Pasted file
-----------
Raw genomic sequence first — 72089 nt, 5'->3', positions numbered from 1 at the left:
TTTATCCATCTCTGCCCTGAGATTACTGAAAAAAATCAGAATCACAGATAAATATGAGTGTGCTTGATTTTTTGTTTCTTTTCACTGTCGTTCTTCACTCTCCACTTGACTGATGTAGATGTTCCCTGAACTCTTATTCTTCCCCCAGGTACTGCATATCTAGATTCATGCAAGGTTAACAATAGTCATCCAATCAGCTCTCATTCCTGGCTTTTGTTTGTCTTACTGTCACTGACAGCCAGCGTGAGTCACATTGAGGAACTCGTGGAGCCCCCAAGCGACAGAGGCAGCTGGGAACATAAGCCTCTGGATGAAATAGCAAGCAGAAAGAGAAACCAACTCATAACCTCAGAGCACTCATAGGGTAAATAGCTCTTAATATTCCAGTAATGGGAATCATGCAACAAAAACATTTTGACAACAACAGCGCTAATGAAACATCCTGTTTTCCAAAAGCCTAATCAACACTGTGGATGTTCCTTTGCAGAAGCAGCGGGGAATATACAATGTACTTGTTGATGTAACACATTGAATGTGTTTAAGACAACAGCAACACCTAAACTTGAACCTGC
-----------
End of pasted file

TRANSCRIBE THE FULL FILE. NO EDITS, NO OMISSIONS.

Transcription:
Raw genomic sequence first — 72089 nt, 5'->3', positions numbered from 1 at the left:
TTTATCCATCTCTGCCCTGAGATTACTGAAAAAAATCAGAATCACAGATAAATATGAGTGTGCTTGATTTTTTGTTTCTTTTCACTGTCGTTCTTCACTCTCCACTTGACTGATGTAGATGTTCCCTGAACTCTTATTCTTCCCCCAGGTACTGCATATCTAGATTCATGCAAGGTTAACAATAGTCATCCAATCAGCTCTCATTCCTGGCTTTTGTTTGTCTTACTGTCACTGACAGCCAGCGTGAGTCACATTGAGGAACTCGTGGAGCCCCCAAGCGACAGAGGCAGCTGGGAACATAAGCCTCTGGATGAAATAGCAAGCAGAAAGAGAAACCAACTCATAACCTCAGAGCACTCATAGGGTAAATAGCTCTTAATATTCCAGTAATGGGAATCATGCAACAAAAACATTTTGACAACAACAGCGCTAATGAAACATCCTGTTTTCCAAAAGCCTAATCAACACTGTGGATGTTCCTTTGCAGAAGCAGCGGGGAATATACAATGTACTTGTTGATGTAACACATTGAATGTGTTTAAGACAACAGCAACACCTAAACTTGAACCTGC